The peaceful creation of South Sudan bodes well for the fledgling nation, but disaster could yet unfold unless serious issues are addressed quickly, according to leading bishops in the region.
Bishop Eduardo Hiiboro Kussala hailed the success of formalities on Saturday, July 9th, marking the independence of South Sudan, describing it as a “wonderful day in the history of our people.”
Reporting a peaceful and jubilant atmosphere both in the new capital, Juba, and in his nearby Diocese of Tambura-Yambio, which is up to 65 percent Catholic, Bishop Hiiboro described the people as “very optimistic” and with “high expectations” of the future.
The bishop described the people’s joyful spirit during a prayer vigil in Yambio held the evening before independence day and continued euphoria the next day when large crowds attended Masses across the region.
Speaking to Catholic charity Aid to the Church in Need (ACN) from Yambio, in South Sudan’s Western Equatoria State, Bishop Hiiboro said, “The celebrations here went wonderfully well. It was really a blessing of God that we had no violence.”
But the bishop also warned of serious difficulties ahead.
He singled out reports of droughts threatening harvests, a problem compounded by the return of thousands of people from displacement camps near Khartoum, the capital of Sudan.
Bishop Hiiboro’s concerns echo comments made in a pastoral letter he wrote, issued on independence day, in which he admits to “mixed feelings” about the future.
Highlighting the need to tackle worsening humanitarian problems, he writes: “The challenge is immense. Sometimes, it will come down to a decision: What must I give us that this person might eat, be clothed, be sheltered, etcetera?”
Meanwhile, in an interview with ACN, Auxiliary Bishop Daniel Adwok of Khartoum warned of the increased threat of conflict spreading from disputed regions close to South Sudan’s border with the north, including the Blue Nile state and oil-rich Abyei.
Bishop Adwok said, “I do not think the South will stand idle if it sees its former allies experiencing fatalities and other forms of suffering.”
Already, reports state up to 170,000 people have been displaced amid fighting in South Kordofan.
Bishop Adwok went on to stress the threat posed by seven or more militia groups linked to conflict in South Sudan.
Advocating dialogue aimed at early conflict resolution, Bishop Adwok said, “These are big issues. If the Government of South Sudan does not sit down to address the issues raised by the militia groups, it could become a nightmare with no stability for the South.”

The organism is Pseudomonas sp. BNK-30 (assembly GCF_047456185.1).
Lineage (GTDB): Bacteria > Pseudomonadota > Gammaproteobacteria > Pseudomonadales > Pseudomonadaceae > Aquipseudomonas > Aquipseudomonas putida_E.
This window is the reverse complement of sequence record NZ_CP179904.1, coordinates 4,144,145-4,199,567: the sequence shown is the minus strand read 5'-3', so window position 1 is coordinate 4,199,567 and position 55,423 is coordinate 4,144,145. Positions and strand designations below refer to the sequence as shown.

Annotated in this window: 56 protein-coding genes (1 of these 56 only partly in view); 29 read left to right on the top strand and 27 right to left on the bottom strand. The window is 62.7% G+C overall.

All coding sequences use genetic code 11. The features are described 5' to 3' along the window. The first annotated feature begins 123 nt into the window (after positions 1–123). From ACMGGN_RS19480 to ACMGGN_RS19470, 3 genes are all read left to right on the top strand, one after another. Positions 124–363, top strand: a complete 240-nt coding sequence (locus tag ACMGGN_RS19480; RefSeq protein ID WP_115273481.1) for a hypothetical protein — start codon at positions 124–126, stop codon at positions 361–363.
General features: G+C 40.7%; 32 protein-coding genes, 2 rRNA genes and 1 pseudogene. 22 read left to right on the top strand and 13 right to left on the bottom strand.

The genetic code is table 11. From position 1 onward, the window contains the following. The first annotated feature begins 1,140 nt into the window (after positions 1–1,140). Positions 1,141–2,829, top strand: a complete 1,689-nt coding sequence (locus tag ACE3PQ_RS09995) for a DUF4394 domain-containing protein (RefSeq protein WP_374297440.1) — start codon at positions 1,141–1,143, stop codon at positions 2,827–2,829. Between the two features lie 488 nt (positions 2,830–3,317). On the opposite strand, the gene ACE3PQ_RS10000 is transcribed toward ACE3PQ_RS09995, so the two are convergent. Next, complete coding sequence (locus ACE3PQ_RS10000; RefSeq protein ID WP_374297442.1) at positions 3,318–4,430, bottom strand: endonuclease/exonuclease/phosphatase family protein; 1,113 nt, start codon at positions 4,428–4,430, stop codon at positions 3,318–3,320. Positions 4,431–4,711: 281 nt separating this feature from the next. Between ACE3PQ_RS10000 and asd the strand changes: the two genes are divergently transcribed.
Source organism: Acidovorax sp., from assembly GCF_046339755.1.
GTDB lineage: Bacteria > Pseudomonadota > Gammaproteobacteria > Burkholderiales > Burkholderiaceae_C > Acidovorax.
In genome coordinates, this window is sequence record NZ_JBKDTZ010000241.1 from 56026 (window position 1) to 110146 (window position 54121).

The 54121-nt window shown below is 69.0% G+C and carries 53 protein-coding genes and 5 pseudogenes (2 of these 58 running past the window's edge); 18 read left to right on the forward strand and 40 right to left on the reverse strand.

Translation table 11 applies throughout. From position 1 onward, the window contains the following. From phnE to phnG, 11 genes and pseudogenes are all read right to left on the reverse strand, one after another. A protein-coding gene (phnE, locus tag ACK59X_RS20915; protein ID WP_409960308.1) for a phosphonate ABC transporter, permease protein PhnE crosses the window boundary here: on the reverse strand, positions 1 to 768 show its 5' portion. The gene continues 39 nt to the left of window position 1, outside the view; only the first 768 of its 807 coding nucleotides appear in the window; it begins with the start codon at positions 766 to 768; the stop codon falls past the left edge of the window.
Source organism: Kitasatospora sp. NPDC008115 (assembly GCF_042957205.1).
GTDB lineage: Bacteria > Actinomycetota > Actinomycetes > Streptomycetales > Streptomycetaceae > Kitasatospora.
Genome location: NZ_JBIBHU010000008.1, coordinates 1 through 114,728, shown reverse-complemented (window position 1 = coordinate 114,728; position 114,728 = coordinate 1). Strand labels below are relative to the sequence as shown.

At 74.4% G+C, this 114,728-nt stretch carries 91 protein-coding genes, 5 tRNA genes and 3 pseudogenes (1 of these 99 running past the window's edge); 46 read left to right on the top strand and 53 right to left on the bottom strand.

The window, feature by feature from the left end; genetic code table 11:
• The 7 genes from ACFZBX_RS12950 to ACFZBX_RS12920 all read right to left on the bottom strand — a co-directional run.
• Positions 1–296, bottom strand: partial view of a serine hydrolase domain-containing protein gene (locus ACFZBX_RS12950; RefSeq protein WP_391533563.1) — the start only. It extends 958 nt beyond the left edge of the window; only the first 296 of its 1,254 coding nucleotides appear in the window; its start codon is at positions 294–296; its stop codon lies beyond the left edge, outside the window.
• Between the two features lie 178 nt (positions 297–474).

Bishop Adwok said that in Khartoum the ruling National Congress Party was as yet divided on plans to enforce Islamic Shari‘a law more vigorously in Sudan with potential worsening discrimination and oppression of minority groups, including Christians.
He said that in his pastoral region of Kosti, he had called for calm in advice given to many of the 18,000 people amassing around the town, awaiting transport down the River Nile and repatriation to the south.
Bishop Adwok said, “I told them not to provoke any reaction from the host community in Kosti.”
“The 18,000 do not have protection and are very vulnerable.”
Referring to politicians in Khartoum, he said, “There is a recognition that change has finally come to South Sudan, but they are in a defiant mood.”
“Many see South Sudan becoming independent as a kind of liberation, meaning that Khartoum is now able to do what it wants and can pursue its own agenda, without having to take into account the very different needs of the south.”
Both bishops have reiterated the importance of collaboration with charities and other organizations to help both Sudan and South Sudan through this period of transition.
In his message to ACN late last week, Bishop Hiiboro wrote: “We in the Catholic Diocese of Tambura-Yambio feel compelled to seek from our partners how together to address these issues and to seek strategies in how far the Church and her international partners can reach out to the society as a whole to contribute as best as possible to a just and promising development.”
Sudan and South Sudan are priority countries for Aid to the Church in Need.
ACN provides key support for thousands of displaced children attending Save the Saveable schools in and around Khartoum, Mass stipends for priests, vehicles and other transport for clergy and religious, help for religious Sisters, catechists and others in formation and construction of church buildings.
ACN’s help became more urgent during the 1983-2005 Sudan civil war, the longest conflict of its kind in Africa. Up to three million died and millions more were displaced and/or fled abroad.
A ceasefire and the subsequent January 2005 Comprehensive Peace Agreement resulted in an interim power-sharing deal between north and south Sudan.
Elections and a referendum in January 2011 showed overwhelming support for secession and the emergence of Africa’s 54th state.